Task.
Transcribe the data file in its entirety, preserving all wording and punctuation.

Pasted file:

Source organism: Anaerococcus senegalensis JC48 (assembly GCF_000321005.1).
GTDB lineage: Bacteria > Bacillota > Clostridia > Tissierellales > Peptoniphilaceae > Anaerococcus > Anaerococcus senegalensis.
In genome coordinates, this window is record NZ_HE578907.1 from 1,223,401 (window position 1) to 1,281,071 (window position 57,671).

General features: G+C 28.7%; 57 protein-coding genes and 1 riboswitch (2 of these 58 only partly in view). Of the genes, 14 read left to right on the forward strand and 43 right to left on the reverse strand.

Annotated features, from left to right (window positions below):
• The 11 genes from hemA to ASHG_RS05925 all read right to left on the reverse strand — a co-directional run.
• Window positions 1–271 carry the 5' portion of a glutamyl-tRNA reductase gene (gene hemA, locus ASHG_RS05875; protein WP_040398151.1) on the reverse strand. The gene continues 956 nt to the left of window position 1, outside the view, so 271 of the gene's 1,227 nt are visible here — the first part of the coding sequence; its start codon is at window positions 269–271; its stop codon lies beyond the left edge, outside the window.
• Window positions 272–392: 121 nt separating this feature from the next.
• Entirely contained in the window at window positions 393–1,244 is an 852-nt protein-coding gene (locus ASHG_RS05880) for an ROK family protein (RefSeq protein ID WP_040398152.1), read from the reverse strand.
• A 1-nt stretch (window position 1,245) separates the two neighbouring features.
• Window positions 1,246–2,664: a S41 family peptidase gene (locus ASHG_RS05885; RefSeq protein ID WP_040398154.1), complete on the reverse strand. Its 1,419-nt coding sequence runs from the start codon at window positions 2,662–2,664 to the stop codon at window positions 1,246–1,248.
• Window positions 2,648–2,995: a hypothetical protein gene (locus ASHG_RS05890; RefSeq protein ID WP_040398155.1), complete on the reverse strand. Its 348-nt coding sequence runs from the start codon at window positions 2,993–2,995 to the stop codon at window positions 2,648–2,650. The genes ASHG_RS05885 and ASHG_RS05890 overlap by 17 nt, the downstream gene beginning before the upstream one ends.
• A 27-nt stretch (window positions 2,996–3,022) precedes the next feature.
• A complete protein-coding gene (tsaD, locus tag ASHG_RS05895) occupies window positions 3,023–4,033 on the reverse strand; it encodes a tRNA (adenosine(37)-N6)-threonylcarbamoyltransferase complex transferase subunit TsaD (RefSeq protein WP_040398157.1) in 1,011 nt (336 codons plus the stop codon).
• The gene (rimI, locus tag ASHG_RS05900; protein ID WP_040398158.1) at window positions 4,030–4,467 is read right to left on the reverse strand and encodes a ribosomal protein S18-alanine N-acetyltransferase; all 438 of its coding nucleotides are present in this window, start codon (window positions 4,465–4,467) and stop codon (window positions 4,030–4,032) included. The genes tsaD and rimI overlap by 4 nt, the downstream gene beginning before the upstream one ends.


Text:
Source organism: Anaerococcus senegalensis JC48 (assembly GCF_000321005.1).
GTDB lineage: Bacteria > Bacillota > Clostridia > Tissierellales > Peptoniphilaceae > Anaerococcus > Anaerococcus senegalensis.
In genome coordinates, this window is record NZ_HE578907.1 from 1,223,401 (window position 1) to 1,281,071 (window position 57,671).

General features: G+C 28.7%; 57 protein-coding genes and 1 riboswitch (2 of these 58 only partly in view). Of the genes, 14 read left to right on the forward strand and 43 right to left on the reverse strand.

Annotated features, from left to right (window positions below):
• The 11 genes from hemA to ASHG_RS05925 all read right to left on the reverse strand — a co-directional run.
• Window positions 1–271 carry the 5' portion of a glutamyl-tRNA reductase gene (gene hemA, locus ASHG_RS05875; protein WP_040398151.1) on the reverse strand. The gene continues 956 nt to the left of window position 1, outside the view, so 271 of the gene's 1,227 nt are visible here — the first part of the coding sequence; its start codon is at window positions 269–271; its stop codon lies beyond the left edge, outside the window.
• Window positions 272–392: 121 nt separating this feature from the next.
• Entirely contained in the window at window positions 393–1,244 is an 852-nt protein-coding gene (locus ASHG_RS05880) for an ROK family protein (RefSeq protein ID WP_040398152.1), read from the reverse strand.
• A 1-nt stretch (window position 1,245) separates the two neighbouring features.
• Window positions 1,246–2,664: a S41 family peptidase gene (locus ASHG_RS05885; RefSeq protein ID WP_040398154.1), complete on the reverse strand. Its 1,419-nt coding sequence runs from the start codon at window positions 2,662–2,664 to the stop codon at window positions 1,246–1,248.
• Window positions 2,648–2,995: a hypothetical protein gene (locus ASHG_RS05890; RefSeq protein ID WP_040398155.1), complete on the reverse strand. Its 348-nt coding sequence runs from the start codon at window positions 2,993–2,995 to the stop codon at window positions 2,648–2,650. The genes ASHG_RS05885 and ASHG_RS05890 overlap by 17 nt, the downstream gene beginning before the upstream one ends.
• A 27-nt stretch (window positions 2,996–3,022) precedes the next feature.
• A complete protein-coding gene (tsaD, locus tag ASHG_RS05895) occupies window positions 3,023–4,033 on the reverse strand; it encodes a tRNA (adenosine(37)-N6)-threonylcarbamoyltransferase complex transferase subunit TsaD (RefSeq protein WP_040398157.1) in 1,011 nt (336 codons plus the stop codon).
• The gene (rimI, locus tag ASHG_RS05900; protein ID WP_040398158.1) at window positions 4,030–4,467 is read right to left on the reverse strand and encodes a ribosomal protein S18-alanine N-acetyltransferase; all 438 of its coding nucleotides are present in this window, start codon (window positions 4,465–4,467) and stop codon (window positions 4,030–4,032) included. The genes tsaD and rimI overlap by 4 nt, the downstream gene beginning before the upstream one ends.